April 24 Energy News

April 24, 2020

Science and Technology:

¶ “The Number Of People Affected By Floods Will Double By 2030” • Flooding has already caused more than $1 trillion in losses globally since 1980, and the situation is poised to worsen: New analysis from World Resources Institute’s Aqueduct Floods finds that the number of people affected by floods will double worldwide by 2030. [CleanTechnica]

Flood (Photo: WRI via Twitter)

¶ “Google Unveils New Tool To Optimize Data Centers For Renewable Energy Use” • Google revealed a “carbon-intelligent computing platform” which optimizes compute tasks in its data centers for times when renewable energy is more plentiful. The tech giant says the new software will help it achieve its goal of “24×7 carbon free energy.” [Which-50]


¶ “Shell Registers 130-MW Solar Power Plan In Brazil” • Royal Dutch Shell Plc has submitted a plan for the development of 130 MW of solar PV projects to Brazil’s power sector regulator Aneel. Shell intends to build two PV parks of 50 MW each and one of 30 MW in Minas Gerais, at an investment of BRL 500 million ($91 million, €84.5 million). [Renewables Now]

Atlas Renewable Energy solar plant in Brazil

¶ “Enel Russia Signs Agreement For Development Of Renewable Energy Projects” • Enel Russia signed in absentia an agreement on cooperation aimed at the development of renewable energy projects in the Republic of Tatarstan. Enel Russia already has three wind farms under construction in Tatarstan, with a total capacity of 362 MW. [ESI Africa]

¶ “Newcastle Struts Its Solar Energy Stuff” • Newcastle, New South Wales, the world’s busiest coal port, has been actively working for a renewable future. A founding member of the Climate Council’s Cities Power Partnership, the city’s Council resolved to pursue sourcing 100% renewables for its operations. Now it is getting a solar array. [Solar Quotes]

Solar array for Newcastle

¶ “Ofgem Backs Shetland Subsea Power Cable Plans” • Energy regulator Ofgem approved plans for a subsea power cable which would take energy from Shetland to the Scottish mainland. The Scottish and Southern Electricity Networks plan for a 600-MW transmission link to export renewable electricity from Shetland to the rest of Britain. [BBC News]

¶ “JBIC Becomes Third Japanese Bank In A Month To Signal Move Away From Coal” • The governor of the Japan Bank for International Cooperation said the bank will no longer accept loan applications for new coal power projects. The statement comes as more Asian firms ditch coal, with the capital flight from the fossil fuel accelerating. [Eco-Business]

Polluting power plant (Image: Shutterstock)


¶ “GM And Ford Could Lose Billions As Used Car Prices Plummet” • The coronavirus is kicking the stuffing out of used car values. One of the largest US auction houses reports prices were down 11.8% in the first half of April. A JPMorgan analyst said GM Financial could lose $3 billion and Ford Credit $2.8 billion, if this continues through the quarter. [CleanTechnica]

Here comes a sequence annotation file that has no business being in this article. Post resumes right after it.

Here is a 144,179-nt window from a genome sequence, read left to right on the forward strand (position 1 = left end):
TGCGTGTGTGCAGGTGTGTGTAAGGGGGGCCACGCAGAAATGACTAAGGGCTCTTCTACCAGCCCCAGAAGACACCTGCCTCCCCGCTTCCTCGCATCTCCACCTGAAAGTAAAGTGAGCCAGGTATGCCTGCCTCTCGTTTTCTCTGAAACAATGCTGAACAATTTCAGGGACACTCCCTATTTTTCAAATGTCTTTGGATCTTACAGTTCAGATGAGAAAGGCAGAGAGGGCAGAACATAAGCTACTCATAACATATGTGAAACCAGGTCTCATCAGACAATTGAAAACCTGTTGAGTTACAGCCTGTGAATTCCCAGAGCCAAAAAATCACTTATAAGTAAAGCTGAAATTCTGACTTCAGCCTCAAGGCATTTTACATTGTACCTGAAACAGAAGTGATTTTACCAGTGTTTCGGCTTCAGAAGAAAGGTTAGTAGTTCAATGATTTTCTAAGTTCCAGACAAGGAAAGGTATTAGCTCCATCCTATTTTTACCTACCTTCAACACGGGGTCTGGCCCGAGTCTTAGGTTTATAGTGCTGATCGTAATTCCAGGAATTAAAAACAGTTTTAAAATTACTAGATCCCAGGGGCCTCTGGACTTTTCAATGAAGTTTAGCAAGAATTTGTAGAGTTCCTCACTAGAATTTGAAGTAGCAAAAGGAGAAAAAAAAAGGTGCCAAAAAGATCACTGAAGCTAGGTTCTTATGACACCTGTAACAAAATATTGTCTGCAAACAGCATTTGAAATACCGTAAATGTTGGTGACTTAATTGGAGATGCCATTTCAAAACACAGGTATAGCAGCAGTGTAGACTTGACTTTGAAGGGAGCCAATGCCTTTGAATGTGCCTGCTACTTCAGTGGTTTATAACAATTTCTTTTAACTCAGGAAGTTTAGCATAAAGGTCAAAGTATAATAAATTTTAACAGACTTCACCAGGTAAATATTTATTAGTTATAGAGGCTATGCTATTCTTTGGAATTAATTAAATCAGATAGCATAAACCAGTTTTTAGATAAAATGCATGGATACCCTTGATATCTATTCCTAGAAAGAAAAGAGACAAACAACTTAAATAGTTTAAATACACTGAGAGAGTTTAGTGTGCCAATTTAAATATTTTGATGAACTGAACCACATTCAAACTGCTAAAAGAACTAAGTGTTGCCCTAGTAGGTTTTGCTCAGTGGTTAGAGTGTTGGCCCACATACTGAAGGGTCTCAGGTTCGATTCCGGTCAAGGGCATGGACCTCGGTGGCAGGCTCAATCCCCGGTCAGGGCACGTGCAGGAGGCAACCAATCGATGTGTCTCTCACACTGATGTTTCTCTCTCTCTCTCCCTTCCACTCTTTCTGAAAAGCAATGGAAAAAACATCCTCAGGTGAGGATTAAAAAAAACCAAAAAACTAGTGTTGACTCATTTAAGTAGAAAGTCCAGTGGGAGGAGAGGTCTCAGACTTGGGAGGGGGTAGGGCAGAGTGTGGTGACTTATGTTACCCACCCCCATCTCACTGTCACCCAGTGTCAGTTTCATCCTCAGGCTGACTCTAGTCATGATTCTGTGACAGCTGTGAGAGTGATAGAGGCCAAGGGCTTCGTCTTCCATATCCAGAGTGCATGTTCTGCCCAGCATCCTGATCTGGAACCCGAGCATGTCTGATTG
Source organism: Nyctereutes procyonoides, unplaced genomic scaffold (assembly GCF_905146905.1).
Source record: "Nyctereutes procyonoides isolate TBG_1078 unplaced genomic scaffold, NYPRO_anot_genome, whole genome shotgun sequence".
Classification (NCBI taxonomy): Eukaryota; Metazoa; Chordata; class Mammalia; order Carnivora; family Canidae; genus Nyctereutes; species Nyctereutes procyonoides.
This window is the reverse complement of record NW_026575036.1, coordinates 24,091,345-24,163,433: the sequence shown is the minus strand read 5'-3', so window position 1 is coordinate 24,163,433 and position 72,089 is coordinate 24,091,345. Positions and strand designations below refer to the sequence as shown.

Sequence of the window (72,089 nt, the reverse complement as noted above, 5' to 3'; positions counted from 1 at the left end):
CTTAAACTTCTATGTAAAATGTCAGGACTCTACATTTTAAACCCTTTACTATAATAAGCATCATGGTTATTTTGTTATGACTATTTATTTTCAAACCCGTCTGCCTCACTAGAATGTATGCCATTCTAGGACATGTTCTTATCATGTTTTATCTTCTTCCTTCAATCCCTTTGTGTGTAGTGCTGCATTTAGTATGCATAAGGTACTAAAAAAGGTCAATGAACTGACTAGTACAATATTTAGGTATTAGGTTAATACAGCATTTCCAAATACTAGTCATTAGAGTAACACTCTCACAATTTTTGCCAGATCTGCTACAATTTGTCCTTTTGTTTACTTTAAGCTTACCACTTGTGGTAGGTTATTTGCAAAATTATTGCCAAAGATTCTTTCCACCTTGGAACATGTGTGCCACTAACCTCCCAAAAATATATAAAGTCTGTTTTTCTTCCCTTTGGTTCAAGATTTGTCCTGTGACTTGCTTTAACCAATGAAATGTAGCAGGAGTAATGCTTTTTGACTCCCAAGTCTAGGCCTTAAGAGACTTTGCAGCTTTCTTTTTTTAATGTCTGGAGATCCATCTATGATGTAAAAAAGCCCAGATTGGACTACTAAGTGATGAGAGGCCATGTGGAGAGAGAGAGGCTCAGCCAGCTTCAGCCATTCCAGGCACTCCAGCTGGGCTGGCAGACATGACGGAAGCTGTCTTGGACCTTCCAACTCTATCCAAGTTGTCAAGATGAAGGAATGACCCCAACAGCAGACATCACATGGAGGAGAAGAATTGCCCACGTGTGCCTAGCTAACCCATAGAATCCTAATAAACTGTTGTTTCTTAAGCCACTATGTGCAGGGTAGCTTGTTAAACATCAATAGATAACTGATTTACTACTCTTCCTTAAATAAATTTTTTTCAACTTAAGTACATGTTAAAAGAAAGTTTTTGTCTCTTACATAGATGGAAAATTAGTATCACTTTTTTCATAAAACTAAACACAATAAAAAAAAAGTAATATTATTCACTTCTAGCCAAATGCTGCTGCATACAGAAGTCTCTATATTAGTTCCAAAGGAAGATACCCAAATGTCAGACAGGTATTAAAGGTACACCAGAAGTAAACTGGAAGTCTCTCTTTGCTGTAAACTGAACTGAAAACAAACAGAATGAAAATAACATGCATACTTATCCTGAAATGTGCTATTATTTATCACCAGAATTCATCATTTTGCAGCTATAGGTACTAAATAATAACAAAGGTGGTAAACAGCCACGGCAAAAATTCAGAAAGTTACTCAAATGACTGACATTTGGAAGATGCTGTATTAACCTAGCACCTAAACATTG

¶ “Cruise Becomes First Self Driving Car Company To Power Vehicles With 100% Renewable Energy” • GM subsidiary Cruise Automation is the first self-driving car company to run its cars on 100% renewable energy, the company said in a post. Cruise has been using solar PVs to power autonomous Chevrolet Bolt EVs in Southern California. [GM Authority]

Cruise Origin Driverless Car

¶ “General Mills Commits To 100% Renewable Electricity Globally By 2030” • General Mills set a goal to source 100% renewable electricity by 2030 as part of the RE100 global corporate initiative. To achieve this, the company is investing in renewable energy efforts to support its environmental objectives internationally. [Yahoo Finance]

¶ “Battered By Matthew And Florence, North Carolina Must Brace For More Intense Hurricanes” • Across the low-lying areas of coastal North Carolina, it’s not uncommon to see abandoned homes ruined by the floodwaters of Hurricane Florence, two years ago. Now, a report warns that climate change is to bring worse hurricanes and floods. [InsideClimate News]

Flood in North Carolina (Alex Edelman | AFP via Getty Images)

¶ “8minute Swells US PV Pipeline By 3 GW” • US developer 8minute Solar Energy has added 3 GW of new PV capacity to its development pipeline in the last month, increasing the total to over 18 GW. The company has attracted corporate-level funding to develop the growing pipeline, the majority of which is solar PVs with battery energy storage. [reNEWS]

¶ “84-GW US Renewables+Storage Pipeline Has Developers Anxious For Market Integration Rules” • Counting projects of 1 MW or more, 4.6 GW of operating US renewables projects are co-located with batteries. The immediate development pipeline has 14.7 GW more. Behind those are 69 GW more. Developers want to know what the rules are. [Utility Dive]

Wind turbine and solar panels (GE Renewables image)

¶ “First Solar Sees Double For California Power Play” • First Solar signed two 15-year power purchase agreements with community choice aggregators Monterey Bay Community Power and Silicon Valley Clean Energy. The CCAs will buy electricity from First Solar’s 100-MW Rabbitbrush solar farm, which is expected to be completed, with storage, in 2022. [reNEWS]

¶ “NRC Delivers Briefing On Indian Point Decommissioning” • Earlier this week, the NRC held a briefing with reporters  about the upcoming decommissioning of the Indian Point nuclear power plant. The Westchester County-based plant is scheduled to permanently shut down Unit 2 next week, and Unit 3, one year later. [WAMC]

Have a thoroughly nifty day.

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